The measurements reveal several findings: the XBIC signal significantly increases for applied voltages in reverse direction due to the stronger electric field at the p–n junction, reaching its maximum at −2 V; simultaneously, however, the spatial resolution drastically decreases due to the expansion of the depletion region in the p- and the n-type segment. Conversely, increasing the voltage above −2 V, lead to a reduced XBIC signal already hinting at the degradation of the device, as shown below. Note that the nanowire device showed no degradation when it was biased in reverse direction without the X-ray beam (see Supplementary Fig. 2 and Supplementary Note 2). Therefore, both an applied bias and the incident X-ray nanobeam are necessary to induce damage.

For X-ray energies below the Ga K-edge, the secondary processes represented by XRF/XBIC signals, which result from the primary X-ray absorption mechanism, are low (first column). Increasing the incident X-ray energy across the Ga K-edge strongly increases both, the Ga Kα XRF as well as the XBIC signals, as visible in Fig. 3. This tendency indicates that 1 s electrons, excited by X-rays at the Ga K-edge region, contribute effectively to the electrical signal, according to the X-ray absorption process. Remarkably, above the Ga K edge-energy (middle column), the Ga Kα XRF signal strongly decreases with increasing voltage in the n-type region.

XANES analysis along the p-n junction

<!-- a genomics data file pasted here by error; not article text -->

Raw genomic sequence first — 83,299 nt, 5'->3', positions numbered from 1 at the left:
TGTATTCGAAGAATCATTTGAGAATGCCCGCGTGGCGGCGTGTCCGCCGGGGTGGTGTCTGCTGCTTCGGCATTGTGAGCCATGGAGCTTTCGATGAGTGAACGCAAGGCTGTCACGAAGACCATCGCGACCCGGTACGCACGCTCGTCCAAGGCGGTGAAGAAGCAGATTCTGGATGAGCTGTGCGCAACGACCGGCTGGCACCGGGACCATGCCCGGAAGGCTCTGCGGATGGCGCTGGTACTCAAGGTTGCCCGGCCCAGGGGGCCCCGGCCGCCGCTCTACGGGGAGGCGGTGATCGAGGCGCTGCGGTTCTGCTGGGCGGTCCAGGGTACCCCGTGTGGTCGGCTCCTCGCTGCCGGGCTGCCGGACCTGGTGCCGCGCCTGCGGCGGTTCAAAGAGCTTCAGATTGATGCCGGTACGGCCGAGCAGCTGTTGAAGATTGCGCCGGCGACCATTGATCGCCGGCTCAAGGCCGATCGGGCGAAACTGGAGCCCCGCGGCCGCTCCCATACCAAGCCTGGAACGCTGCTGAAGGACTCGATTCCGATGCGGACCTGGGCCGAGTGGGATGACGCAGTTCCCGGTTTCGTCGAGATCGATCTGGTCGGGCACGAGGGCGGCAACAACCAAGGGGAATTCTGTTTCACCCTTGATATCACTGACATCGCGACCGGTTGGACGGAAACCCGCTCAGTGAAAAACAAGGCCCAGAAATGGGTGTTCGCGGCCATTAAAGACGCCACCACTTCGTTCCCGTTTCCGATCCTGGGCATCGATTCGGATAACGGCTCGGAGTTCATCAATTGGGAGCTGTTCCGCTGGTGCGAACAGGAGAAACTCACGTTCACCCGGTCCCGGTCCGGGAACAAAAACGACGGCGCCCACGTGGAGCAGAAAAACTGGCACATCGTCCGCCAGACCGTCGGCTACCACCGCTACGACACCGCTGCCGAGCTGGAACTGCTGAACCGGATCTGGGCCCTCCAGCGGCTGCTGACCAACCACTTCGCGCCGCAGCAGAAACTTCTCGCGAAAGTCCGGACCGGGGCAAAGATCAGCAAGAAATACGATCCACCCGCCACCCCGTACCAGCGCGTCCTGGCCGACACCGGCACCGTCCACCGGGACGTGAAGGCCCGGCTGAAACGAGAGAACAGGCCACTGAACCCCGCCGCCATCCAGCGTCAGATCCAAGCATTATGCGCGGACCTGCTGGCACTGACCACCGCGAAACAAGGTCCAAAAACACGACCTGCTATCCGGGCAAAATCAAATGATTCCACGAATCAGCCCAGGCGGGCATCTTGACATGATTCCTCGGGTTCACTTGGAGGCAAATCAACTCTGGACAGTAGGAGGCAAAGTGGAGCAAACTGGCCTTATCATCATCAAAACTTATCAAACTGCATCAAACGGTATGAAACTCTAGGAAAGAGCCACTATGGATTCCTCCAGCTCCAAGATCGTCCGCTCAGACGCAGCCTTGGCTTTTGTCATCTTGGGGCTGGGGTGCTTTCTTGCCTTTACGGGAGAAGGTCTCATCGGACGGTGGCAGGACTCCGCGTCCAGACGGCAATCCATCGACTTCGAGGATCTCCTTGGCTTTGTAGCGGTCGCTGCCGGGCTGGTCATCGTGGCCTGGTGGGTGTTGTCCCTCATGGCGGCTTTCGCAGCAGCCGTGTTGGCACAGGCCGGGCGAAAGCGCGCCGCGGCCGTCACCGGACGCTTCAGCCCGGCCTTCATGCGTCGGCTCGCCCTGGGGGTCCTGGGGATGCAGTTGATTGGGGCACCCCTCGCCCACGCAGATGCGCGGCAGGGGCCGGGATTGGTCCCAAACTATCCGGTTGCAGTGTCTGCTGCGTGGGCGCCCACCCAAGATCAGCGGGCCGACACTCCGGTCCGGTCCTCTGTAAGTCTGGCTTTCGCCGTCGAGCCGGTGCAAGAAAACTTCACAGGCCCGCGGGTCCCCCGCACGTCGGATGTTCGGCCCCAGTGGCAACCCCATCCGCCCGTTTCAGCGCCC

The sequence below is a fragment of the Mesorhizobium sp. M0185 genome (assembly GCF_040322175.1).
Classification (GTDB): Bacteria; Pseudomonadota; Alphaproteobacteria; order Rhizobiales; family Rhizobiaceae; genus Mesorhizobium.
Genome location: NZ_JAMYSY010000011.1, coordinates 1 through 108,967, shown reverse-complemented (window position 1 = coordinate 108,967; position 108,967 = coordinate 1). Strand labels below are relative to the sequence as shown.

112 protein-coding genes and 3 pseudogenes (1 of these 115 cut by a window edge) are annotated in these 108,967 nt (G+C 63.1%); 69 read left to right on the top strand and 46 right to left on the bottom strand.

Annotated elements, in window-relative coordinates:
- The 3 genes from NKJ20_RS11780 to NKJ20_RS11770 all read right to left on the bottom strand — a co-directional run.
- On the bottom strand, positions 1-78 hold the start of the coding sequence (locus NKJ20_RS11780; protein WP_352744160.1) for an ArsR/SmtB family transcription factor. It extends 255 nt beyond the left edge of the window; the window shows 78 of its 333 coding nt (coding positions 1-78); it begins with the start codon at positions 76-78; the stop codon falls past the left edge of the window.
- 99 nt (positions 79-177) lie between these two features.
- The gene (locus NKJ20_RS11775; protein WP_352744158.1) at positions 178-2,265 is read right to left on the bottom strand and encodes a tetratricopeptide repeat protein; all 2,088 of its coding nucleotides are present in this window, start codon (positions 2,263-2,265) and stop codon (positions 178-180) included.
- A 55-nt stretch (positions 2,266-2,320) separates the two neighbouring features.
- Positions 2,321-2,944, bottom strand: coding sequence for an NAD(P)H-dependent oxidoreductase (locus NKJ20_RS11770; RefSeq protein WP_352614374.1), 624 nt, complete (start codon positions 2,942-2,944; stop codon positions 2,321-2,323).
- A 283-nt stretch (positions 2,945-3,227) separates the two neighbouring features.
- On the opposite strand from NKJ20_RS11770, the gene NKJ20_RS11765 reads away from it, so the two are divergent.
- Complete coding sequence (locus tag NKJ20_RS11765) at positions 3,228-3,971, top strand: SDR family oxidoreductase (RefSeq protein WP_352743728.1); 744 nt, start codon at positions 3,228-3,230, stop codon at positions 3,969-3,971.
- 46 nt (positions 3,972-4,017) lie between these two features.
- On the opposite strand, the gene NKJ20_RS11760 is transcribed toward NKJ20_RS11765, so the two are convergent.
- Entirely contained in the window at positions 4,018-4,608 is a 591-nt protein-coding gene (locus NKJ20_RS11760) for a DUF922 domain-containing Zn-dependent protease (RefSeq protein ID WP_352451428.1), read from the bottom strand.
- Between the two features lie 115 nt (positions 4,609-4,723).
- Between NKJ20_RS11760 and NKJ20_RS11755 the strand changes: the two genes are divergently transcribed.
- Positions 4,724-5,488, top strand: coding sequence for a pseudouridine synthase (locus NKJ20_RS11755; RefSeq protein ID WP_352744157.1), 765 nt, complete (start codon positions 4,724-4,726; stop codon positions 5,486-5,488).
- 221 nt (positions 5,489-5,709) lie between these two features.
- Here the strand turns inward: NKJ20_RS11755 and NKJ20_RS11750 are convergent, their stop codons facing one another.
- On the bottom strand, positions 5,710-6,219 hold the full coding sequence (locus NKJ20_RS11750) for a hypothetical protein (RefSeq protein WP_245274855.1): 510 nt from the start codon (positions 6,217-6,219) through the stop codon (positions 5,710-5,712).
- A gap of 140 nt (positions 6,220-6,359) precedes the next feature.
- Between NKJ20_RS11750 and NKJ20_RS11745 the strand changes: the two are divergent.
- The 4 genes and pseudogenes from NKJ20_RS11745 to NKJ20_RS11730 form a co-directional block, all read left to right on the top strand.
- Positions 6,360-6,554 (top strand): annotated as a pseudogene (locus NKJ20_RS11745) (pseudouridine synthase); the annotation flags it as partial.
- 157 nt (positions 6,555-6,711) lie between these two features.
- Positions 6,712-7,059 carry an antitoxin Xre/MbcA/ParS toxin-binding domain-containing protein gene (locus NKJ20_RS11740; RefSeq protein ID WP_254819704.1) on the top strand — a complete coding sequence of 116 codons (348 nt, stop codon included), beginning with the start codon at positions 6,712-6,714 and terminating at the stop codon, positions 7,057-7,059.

To assess this signal reduction, the edge region of the XANES spectra of the GaAs nanowire for 0 V in the p- and n-type segments are plotted in Fig. 4a (light blue and light orange dots, respectively). Both the p- and the n-type GaAs nanowire segments show similar edge energies and spectral features at the Ga K-edge that are in excellent agreement with those reported for GaAs31,32, revealing the GaAs short-range structure at zero bias.

Fig. 4: Ga K-edge XANES in the p and n-type segment.
figure4

a Edge region of the X-ray absorption near-edge spectroscopy (XANES) spectra measured around the Ga K-edge at the p-doped (blue) and the n-doped (orange) part of the GaAs nanowire at 0 V (light colors) and −5 V (dark colors), respectively. References for GaAs and Ga in octahedral coordination (Ga(AcAc)3 are added as dashed and dotted lines31,32. A clear shift in the absorption edge can be observed in the n-doped region for the measurement at −5 V. b Ga K-edge XANES spectra measured after all high-resolution XBIC/XRF maps in the p and the n-type segment (black hollow circles and squares) displayed together with the edge region spectra for −5 V and reference data31,32. The dashed, vertical lines indicate the Ga K-edge energies from the p- and n-type segment, respectively.

However, the edge region of the Ga K-edge XANES spectrum changes drastically for measurements at higher negative bias voltages. Spectra taken at −5 V from the p-and n-type segments (dark blue and dark orange in Fig. 4a, respectively) of the GaAs nanowire clearly reveal a strong shift of the X-ray absorption edge to higher energies for the n-segment, while the p-segment remains unchanged.

There are several works on Ga K-edge XANES measurements that investigate spectral energy shifts in the X-ray absorption edge32,33,34. In particular, XANES edges for Ga-based materials with different ligands and coordination states of three, four, and six were reported, and edge energies were found to increase with increasing coordination33,35. In GaAs, Ga has a tetragonal coordination which gives rise to the peak at at ~10.375 keV. Commonly, an increasing coordination of the Ga atoms is observed during oxidization to the stable β phase of Ga2O3, which is composed of equal fractions of tetrahedral (GaO4) and octahedral (GaO6) sites of the Ga atoms36,37. Thermal oxidization of GaAs has been studied in literature extensively yielding mostly β-Ga2O3, elemental As, and an As depletion36,38,39.